The head of Delta Air Lines said Tuesday that the partial government shutdown is cutting into the company’s revenue and urged Washington to get beyond the current impasse.
Delta CEO Ed Bastian said the shutdown will cost the company $25 million in revenue this month alone as fewer government contractors and employees travel.
“We are seeing some pressure on our business,” Bastian said during an investor conference call Tuesday morning. “We strongly encourage our elected officials to do their very best to resolve their differences and get the government fully open as soon as possible.”
The shutdown, in its fourth week, has taken a toll on the air travel industry. Security checkpoints in Atlanta were backed up Monday because of fewer Transportation Security Administration agents reporting to work.
Bastian said Delta’s employees are helping to manage security queues and answer customers’ questions.
TSA officials said that at their peak, wait times at Hartsfield-Jackson International Airport were about an hour and a half long on Monday. In precheck lanes, the wait times were up to 55 minutes long.
That’s significantly higher than the longest waits at other airports. Dallas Love Field, for example, had maximum wait times of 41 minutes on Monday. The maximum TSA precheck wait time in Seattle was 14 minutes.
In Atlanta on Monday, “we had some very long lines,” Bastian said on CNBC. Wait times were more manageable during the morning rush Tuesday, mostly under 30 minutes.
The government shutdown, along with challenges from exchange rates and the timing of Easter, will limit Atlanta-based Delta’s unit revenue growth in the first quarter.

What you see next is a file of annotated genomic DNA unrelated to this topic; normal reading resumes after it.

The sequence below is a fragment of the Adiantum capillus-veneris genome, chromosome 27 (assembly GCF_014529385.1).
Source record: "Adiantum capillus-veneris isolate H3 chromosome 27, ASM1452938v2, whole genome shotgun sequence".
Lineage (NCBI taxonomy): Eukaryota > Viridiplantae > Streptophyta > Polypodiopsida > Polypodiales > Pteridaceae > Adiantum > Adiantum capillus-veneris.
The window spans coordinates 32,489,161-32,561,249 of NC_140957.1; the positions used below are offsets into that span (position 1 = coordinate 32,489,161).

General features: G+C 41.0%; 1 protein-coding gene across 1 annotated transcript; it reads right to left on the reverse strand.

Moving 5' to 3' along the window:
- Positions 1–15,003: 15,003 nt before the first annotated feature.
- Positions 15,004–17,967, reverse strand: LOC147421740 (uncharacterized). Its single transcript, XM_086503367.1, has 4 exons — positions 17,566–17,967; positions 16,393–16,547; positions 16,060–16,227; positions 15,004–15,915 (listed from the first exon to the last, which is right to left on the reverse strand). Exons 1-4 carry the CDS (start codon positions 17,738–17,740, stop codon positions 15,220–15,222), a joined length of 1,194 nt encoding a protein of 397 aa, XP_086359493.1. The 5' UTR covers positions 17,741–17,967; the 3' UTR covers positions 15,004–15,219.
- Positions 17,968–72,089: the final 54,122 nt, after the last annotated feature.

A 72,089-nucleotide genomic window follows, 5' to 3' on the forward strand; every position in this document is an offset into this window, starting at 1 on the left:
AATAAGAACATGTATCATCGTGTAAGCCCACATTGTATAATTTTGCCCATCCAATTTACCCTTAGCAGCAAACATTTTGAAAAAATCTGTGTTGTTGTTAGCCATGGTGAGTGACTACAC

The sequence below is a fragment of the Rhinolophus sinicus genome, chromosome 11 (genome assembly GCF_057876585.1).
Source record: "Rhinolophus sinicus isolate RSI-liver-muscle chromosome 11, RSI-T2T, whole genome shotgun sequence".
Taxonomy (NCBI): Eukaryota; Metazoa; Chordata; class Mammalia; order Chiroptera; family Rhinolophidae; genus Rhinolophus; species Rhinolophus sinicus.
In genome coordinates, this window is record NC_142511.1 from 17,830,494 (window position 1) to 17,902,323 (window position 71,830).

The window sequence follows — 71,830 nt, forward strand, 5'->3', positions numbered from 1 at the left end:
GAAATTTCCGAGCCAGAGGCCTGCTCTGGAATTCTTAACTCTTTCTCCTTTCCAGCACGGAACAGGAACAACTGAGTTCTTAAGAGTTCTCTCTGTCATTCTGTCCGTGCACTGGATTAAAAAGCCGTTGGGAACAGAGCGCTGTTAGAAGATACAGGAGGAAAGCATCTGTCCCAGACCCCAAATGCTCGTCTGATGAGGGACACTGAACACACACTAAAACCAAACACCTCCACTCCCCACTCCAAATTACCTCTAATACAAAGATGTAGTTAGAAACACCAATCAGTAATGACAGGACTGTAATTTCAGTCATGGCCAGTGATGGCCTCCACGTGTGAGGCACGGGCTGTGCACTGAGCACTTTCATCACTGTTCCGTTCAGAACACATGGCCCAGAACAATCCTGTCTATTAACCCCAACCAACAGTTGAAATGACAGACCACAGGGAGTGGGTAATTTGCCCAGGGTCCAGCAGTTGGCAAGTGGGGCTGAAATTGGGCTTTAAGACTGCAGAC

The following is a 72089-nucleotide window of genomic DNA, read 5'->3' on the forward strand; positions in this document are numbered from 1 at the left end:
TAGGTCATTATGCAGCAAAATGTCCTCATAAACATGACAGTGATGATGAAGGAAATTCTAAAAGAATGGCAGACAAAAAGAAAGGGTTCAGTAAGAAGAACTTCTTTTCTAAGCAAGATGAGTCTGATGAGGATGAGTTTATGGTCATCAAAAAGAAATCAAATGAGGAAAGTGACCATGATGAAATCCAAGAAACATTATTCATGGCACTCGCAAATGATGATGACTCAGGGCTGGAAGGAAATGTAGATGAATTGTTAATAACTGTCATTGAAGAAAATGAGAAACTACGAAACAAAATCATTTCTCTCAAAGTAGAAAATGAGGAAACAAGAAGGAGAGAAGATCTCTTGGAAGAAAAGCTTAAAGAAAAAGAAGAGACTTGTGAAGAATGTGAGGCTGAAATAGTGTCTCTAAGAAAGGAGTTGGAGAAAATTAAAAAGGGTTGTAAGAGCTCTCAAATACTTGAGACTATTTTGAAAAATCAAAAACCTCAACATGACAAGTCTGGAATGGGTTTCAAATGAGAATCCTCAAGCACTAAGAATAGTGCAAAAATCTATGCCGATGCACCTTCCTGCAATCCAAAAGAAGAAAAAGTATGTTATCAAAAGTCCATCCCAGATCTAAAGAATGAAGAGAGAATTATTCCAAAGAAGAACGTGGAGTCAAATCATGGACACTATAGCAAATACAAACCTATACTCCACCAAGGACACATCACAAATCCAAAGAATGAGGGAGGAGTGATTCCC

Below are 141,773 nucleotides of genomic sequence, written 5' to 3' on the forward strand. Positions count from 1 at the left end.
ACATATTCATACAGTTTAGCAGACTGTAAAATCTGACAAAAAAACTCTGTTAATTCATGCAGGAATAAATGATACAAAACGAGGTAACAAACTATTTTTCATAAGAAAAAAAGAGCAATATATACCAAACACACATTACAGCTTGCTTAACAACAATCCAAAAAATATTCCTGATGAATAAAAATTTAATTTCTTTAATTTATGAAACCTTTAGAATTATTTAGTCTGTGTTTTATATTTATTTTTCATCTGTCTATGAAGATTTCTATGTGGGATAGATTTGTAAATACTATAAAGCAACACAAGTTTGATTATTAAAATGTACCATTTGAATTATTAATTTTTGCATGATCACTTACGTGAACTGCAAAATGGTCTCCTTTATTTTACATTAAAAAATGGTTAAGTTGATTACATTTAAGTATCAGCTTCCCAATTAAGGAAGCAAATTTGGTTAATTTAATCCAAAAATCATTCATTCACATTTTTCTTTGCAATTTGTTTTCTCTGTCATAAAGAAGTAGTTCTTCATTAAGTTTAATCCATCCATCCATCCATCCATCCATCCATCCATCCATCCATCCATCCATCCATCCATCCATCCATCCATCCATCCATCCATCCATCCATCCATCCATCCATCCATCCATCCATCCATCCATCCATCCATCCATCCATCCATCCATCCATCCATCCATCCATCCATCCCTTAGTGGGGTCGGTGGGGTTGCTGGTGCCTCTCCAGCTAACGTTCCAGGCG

Bastian said the shutdown also will likely delay the airline’s planned debut of the Airbus A220 later this month and is affecting the certification of Airbus A330neo aircraft that Delta is due to begin flying. The FAA said this week it is calling inspectors and engineers back to work, without pay.
“We’re not taking sides on the debate, but we need to get the business moving again,” Bastian said on CNBC.
Otherwise, he said, the $25 million impact could continue as a monthly rate. “Hopefully, it doesn’t last too much longer,” Bastian said.
The Democratic Congressional Campaign Committee issued a statement Tuesday referencing Bastian’s comments and criticizing U.S. Rep. Bob Woodall, R-Lawrenceville, for voting against ending the shutdown. The DCCC said the shutdown is “threatening our national security and causing serious harm to the economy.”
“The fact that Rob Woodall would selfishly trade good paying, local jobs for a pat on the head from his Washington party bosses tells Georgians all they need to know about his misplaced priorities,” said DCCC spokesman Jared Smith in the statement.
Woodall, who narrowly held onto his 7th District seat in a race against Democrat Carolyn Bourdeaux last November, issued a statement on his votes last week saying border security was a “deciding factor.” He said he would work with anyone “who wants to crack down on drug dealers and smugglers, eradicate human trafficking and sexual slavery, and fund the government. … Democrats should come to the table and craft a solution that works for everyone.”
During Tuesday’s call, Delta reported $3.9 billion in net income for 2018, up 23 percent from $3.2 billion in 2017.
The company grew operating revenue by 8 percent to $44.4 billion in 2018, while operating expense increased 11 percent to $39.2 billion.
But Delta is allowed to carry forward past years’ loss when determining its tax liability, and it benefited from a decrease in interest expense and a $1 billion non-cash decline in income taxes.
Support real journalism. Support local journalism. Subscribe to The Atlanta Journal-Constitution today. See offers.
Your subscription to the Atlanta Journal-Constitution funds in-depth reporting and investigations that keep you informed. Thank you for supporting real journalism.
Download the new AJC app. More local news, more breaking news and in-depth journalism. AJC.com. Atlanta. News. Now.
Download the new AJC app. More local news, more breaking news and in-depth journalism.